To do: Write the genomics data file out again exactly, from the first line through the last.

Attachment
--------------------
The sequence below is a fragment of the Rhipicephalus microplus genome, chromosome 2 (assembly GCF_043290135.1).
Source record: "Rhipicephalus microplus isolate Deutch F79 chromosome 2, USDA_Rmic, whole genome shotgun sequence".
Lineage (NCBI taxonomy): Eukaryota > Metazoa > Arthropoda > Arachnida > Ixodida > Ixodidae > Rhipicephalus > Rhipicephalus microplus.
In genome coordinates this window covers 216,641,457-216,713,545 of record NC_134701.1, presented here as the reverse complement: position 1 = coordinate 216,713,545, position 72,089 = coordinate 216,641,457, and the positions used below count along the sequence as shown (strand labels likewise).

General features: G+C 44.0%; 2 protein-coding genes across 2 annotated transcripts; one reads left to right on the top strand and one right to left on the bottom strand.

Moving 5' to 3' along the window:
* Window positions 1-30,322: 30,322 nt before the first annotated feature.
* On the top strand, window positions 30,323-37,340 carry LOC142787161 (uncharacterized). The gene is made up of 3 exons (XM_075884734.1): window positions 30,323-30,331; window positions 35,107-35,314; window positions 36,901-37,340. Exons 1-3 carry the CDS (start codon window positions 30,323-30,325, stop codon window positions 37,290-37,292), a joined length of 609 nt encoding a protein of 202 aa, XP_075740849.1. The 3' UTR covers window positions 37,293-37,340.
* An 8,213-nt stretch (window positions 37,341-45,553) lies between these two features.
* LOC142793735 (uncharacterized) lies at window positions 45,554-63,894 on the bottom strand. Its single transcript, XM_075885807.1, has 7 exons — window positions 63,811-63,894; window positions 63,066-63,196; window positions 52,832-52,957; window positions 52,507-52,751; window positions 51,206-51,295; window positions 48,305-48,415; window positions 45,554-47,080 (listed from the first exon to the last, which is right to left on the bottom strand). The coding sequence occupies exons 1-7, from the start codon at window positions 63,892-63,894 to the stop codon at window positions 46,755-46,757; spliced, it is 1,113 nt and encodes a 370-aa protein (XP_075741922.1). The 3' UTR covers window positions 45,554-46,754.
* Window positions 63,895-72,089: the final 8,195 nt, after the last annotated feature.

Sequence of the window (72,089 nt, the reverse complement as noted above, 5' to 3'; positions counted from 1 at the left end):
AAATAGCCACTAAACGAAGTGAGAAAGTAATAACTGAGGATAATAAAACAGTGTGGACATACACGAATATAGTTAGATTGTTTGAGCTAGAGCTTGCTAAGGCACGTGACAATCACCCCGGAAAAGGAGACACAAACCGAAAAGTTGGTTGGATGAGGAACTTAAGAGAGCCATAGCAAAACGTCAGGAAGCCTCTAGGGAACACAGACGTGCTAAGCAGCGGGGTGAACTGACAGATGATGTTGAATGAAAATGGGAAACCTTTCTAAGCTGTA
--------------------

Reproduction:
The sequence below is a fragment of the Rhipicephalus microplus genome, chromosome 2 (assembly GCF_043290135.1).
Source record: "Rhipicephalus microplus isolate Deutch F79 chromosome 2, USDA_Rmic, whole genome shotgun sequence".
Lineage (NCBI taxonomy): Eukaryota > Metazoa > Arthropoda > Arachnida > Ixodida > Ixodidae > Rhipicephalus > Rhipicephalus microplus.
In genome coordinates this window covers 216,641,457-216,713,545 of record NC_134701.1, presented here as the reverse complement: position 1 = coordinate 216,713,545, position 72,089 = coordinate 216,641,457, and the positions used below count along the sequence as shown (strand labels likewise).

General features: G+C 44.0%; 2 protein-coding genes across 2 annotated transcripts; one reads left to right on the top strand and one right to left on the bottom strand.

Moving 5' to 3' along the window:
* Window positions 1-30,322: 30,322 nt before the first annotated feature.
* On the top strand, window positions 30,323-37,340 carry LOC142787161 (uncharacterized). The gene is made up of 3 exons (XM_075884734.1): window positions 30,323-30,331; window positions 35,107-35,314; window positions 36,901-37,340. Exons 1-3 carry the CDS (start codon window positions 30,323-30,325, stop codon window positions 37,290-37,292), a joined length of 609 nt encoding a protein of 202 aa, XP_075740849.1. The 3' UTR covers window positions 37,293-37,340.
* An 8,213-nt stretch (window positions 37,341-45,553) lies between these two features.
* LOC142793735 (uncharacterized) lies at window positions 45,554-63,894 on the bottom strand. Its single transcript, XM_075885807.1, has 7 exons — window positions 63,811-63,894; window positions 63,066-63,196; window positions 52,832-52,957; window positions 52,507-52,751; window positions 51,206-51,295; window positions 48,305-48,415; window positions 45,554-47,080 (listed from the first exon to the last, which is right to left on the bottom strand). The coding sequence occupies exons 1-7, from the start codon at window positions 63,892-63,894 to the stop codon at window positions 46,755-46,757; spliced, it is 1,113 nt and encodes a 370-aa protein (XP_075741922.1). The 3' UTR covers window positions 45,554-46,754.
* Window positions 63,895-72,089: the final 8,195 nt, after the last annotated feature.

Sequence of the window (72,089 nt, the reverse complement as noted above, 5' to 3'; positions counted from 1 at the left end):
AAATAGCCACTAAACGAAGTGAGAAAGTAATAACTGAGGATAATAAAACAGTGTGGACATACACGAATATAGTTAGATTGTTTGAGCTAGAGCTTGCTAAGGCACGTGACAATCACCCCGGAAAAGGAGACACAAACCGAAAAGTTGGTTGGATGAGGAACTTAAGAGAGCCATAGCAAAACGTCAGGAAGCCTCTAGGGAACACAGACGTGCTAAGCAGCGGGGTGAACTGACAGATGATGTTGAATGAAAATGGGAAACCTTTCTAAGCTGTA